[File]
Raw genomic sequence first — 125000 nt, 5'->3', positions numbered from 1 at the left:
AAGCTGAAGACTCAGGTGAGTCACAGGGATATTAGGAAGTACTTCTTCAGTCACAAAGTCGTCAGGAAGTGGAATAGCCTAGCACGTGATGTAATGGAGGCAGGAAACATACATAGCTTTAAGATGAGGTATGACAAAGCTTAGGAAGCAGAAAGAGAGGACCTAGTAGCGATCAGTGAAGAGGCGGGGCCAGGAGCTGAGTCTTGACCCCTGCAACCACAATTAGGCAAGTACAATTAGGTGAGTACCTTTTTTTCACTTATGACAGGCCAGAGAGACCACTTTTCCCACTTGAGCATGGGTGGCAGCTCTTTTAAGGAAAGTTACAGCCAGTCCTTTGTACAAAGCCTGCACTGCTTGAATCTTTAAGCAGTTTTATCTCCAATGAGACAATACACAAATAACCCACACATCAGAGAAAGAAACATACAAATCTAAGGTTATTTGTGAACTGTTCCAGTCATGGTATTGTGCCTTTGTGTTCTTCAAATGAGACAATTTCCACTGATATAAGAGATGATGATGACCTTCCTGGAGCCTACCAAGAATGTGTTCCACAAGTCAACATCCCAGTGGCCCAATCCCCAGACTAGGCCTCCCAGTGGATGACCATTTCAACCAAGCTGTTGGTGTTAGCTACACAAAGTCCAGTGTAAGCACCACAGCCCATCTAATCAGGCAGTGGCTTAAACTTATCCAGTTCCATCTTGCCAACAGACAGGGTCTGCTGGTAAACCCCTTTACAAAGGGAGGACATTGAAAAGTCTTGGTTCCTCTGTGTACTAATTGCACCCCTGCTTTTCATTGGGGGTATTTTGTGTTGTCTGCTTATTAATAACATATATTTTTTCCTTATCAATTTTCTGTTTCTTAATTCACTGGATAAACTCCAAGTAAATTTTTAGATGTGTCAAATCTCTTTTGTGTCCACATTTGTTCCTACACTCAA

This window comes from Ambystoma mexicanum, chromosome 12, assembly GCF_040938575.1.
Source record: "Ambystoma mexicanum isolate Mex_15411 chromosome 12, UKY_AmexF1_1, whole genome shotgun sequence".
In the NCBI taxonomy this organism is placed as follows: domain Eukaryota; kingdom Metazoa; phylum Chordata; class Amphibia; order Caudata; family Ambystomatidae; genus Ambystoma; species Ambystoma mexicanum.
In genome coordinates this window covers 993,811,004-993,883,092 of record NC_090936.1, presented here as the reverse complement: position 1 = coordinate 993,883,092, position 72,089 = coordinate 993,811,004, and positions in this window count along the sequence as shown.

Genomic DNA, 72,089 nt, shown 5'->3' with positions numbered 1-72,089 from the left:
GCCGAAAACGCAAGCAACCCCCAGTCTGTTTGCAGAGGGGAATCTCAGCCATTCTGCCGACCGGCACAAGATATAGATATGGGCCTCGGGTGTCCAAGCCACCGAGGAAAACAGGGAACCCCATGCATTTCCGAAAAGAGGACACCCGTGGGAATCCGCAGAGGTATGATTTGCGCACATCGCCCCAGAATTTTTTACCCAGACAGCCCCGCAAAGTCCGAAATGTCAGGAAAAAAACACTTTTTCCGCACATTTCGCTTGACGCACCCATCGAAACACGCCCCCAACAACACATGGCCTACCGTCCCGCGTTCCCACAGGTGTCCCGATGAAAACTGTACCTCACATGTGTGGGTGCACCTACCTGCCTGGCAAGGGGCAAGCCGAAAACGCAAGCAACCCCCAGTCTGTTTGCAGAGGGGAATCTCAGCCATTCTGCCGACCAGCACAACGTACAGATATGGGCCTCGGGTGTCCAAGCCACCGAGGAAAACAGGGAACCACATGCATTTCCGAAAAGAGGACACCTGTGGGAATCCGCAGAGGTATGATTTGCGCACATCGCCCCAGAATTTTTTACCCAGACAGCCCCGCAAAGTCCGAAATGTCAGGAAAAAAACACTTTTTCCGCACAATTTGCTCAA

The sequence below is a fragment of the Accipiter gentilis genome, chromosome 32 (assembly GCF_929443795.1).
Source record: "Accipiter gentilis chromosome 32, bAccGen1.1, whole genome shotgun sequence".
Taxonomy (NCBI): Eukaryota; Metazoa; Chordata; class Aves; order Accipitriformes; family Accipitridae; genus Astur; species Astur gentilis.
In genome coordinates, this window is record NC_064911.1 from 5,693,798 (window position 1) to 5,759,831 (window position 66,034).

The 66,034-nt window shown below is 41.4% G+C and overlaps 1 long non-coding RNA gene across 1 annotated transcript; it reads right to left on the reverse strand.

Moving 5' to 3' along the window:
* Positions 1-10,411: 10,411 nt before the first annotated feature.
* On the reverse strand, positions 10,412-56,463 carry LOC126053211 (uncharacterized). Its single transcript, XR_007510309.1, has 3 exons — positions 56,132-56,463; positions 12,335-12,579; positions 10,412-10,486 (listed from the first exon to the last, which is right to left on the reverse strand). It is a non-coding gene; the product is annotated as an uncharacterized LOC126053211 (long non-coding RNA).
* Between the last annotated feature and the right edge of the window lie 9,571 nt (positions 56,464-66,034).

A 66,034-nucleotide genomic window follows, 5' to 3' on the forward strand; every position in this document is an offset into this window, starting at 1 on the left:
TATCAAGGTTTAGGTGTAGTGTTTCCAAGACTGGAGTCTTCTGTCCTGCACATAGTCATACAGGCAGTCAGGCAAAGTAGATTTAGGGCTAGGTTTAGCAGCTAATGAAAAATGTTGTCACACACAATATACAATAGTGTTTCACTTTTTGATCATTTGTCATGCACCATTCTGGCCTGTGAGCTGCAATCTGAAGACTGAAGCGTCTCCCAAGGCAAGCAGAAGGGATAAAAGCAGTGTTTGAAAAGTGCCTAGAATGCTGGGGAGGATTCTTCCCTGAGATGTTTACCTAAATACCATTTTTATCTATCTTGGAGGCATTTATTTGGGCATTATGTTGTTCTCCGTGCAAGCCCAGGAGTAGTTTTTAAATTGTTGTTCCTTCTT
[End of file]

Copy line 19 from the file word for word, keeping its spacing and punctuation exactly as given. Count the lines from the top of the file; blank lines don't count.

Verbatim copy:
TATCAAGGTTTAGGTGTAGTGTTTCCAAGACTGGAGTCTTCTGTCCTGCACATAGTCATACAGGCAGTCAGGCAAAGTAGATTTAGGGCTAGGTTTAGCAGCTAATGAAAAATGTTGTCACACACAATATACAATAGTGTTTCACTTTTTGATCATTTGTCATGCACCATTCTGGCCTGTGAGCTGCAATCTGAAGACTGAAGCGTCTCCCAAGGCAAGCAGAAGGGATAAAAGCAGTGTTTGAAAAGTGCCTAGAATGCTGGGGAGGATTCTTCCCTGAGATGTTTACCTAAATACCATTTTTATCTATCTTGGAGGCATTTATTTGGGCATTATGTTGTTCTCCGTGCAAGCCCAGGAGTAGTTTTTAAATTGTTGTTCCTTCTT